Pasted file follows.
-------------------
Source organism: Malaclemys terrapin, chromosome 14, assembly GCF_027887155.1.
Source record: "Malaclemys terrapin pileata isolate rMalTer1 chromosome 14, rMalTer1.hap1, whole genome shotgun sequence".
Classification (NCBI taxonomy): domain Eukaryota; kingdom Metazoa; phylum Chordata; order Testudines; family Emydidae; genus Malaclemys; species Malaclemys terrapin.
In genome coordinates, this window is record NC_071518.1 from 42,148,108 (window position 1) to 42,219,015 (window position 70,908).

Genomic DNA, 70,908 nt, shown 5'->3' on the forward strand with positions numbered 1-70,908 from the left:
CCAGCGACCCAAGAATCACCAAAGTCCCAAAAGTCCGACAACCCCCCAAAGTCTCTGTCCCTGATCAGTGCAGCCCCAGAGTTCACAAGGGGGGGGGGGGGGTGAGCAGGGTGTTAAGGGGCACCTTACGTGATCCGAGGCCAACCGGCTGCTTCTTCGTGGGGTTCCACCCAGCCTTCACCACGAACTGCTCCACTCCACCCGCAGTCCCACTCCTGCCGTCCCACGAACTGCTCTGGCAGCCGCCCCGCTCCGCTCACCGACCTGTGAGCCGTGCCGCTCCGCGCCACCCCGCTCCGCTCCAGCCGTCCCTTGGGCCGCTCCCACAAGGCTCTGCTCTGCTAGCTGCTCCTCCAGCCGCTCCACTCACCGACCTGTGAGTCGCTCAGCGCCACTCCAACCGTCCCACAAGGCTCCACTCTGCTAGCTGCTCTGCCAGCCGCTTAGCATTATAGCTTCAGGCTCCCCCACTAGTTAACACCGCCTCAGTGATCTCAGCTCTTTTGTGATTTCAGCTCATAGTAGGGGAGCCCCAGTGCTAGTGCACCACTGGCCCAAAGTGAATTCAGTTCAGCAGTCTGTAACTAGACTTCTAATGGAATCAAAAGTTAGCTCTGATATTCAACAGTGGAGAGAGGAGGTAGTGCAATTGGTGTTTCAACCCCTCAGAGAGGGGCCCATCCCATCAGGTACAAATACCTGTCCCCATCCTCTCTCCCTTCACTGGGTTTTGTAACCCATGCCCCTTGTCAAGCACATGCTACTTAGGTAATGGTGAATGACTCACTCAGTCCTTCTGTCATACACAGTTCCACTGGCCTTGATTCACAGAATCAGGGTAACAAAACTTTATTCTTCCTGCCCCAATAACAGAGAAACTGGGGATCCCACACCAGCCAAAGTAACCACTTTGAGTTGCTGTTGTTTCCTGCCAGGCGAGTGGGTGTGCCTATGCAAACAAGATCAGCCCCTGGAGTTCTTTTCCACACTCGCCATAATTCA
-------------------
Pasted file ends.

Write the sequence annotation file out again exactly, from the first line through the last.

Source organism: Malaclemys terrapin, chromosome 14, assembly GCF_027887155.1.
Source record: "Malaclemys terrapin pileata isolate rMalTer1 chromosome 14, rMalTer1.hap1, whole genome shotgun sequence".
Classification (NCBI taxonomy): domain Eukaryota; kingdom Metazoa; phylum Chordata; order Testudines; family Emydidae; genus Malaclemys; species Malaclemys terrapin.
In genome coordinates, this window is record NC_071518.1 from 42,148,108 (window position 1) to 42,219,015 (window position 70,908).

Genomic DNA, 70,908 nt, shown 5'->3' on the forward strand with positions numbered 1-70,908 from the left:
CCAGCGACCCAAGAATCACCAAAGTCCCAAAAGTCCGACAACCCCCCAAAGTCTCTGTCCCTGATCAGTGCAGCCCCAGAGTTCACAAGGGGGGGGGGGGGGTGAGCAGGGTGTTAAGGGGCACCTTACGTGATCCGAGGCCAACCGGCTGCTTCTTCGTGGGGTTCCACCCAGCCTTCACCACGAACTGCTCCACTCCACCCGCAGTCCCACTCCTGCCGTCCCACGAACTGCTCTGGCAGCCGCCCCGCTCCGCTCACCGACCTGTGAGCCGTGCCGCTCCGCGCCACCCCGCTCCGCTCCAGCCGTCCCTTGGGCCGCTCCCACAAGGCTCTGCTCTGCTAGCTGCTCCTCCAGCCGCTCCACTCACCGACCTGTGAGTCGCTCAGCGCCACTCCAACCGTCCCACAAGGCTCCACTCTGCTAGCTGCTCTGCCAGCCGCTTAGCATTATAGCTTCAGGCTCCCCCACTAGTTAACACCGCCTCAGTGATCTCAGCTCTTTTGTGATTTCAGCTCATAGTAGGGGAGCCCCAGTGCTAGTGCACCACTGGCCCAAAGTGAATTCAGTTCAGCAGTCTGTAACTAGACTTCTAATGGAATCAAAAGTTAGCTCTGATATTCAACAGTGGAGAGAGGAGGTAGTGCAATTGGTGTTTCAACCCCTCAGAGAGGGGCCCATCCCATCAGGTACAAATACCTGTCCCCATCCTCTCTCCCTTCACTGGGTTTTGTAACCCATGCCCCTTGTCAAGCACATGCTACTTAGGTAATGGTGAATGACTCACTCAGTCCTTCTGTCATACACAGTTCCACTGGCCTTGATTCACAGAATCAGGGTAACAAAACTTTATTCTTCCTGCCCCAATAACAGAGAAACTGGGGATCCCACACCAGCCAAAGTAACCACTTTGAGTTGCTGTTGTTTCCTGCCAGGCGAGTGGGTGTGCCTATGCAAACAAGATCAGCCCCTGGAGTTCTTTTCCACACTCGCCATAATTCA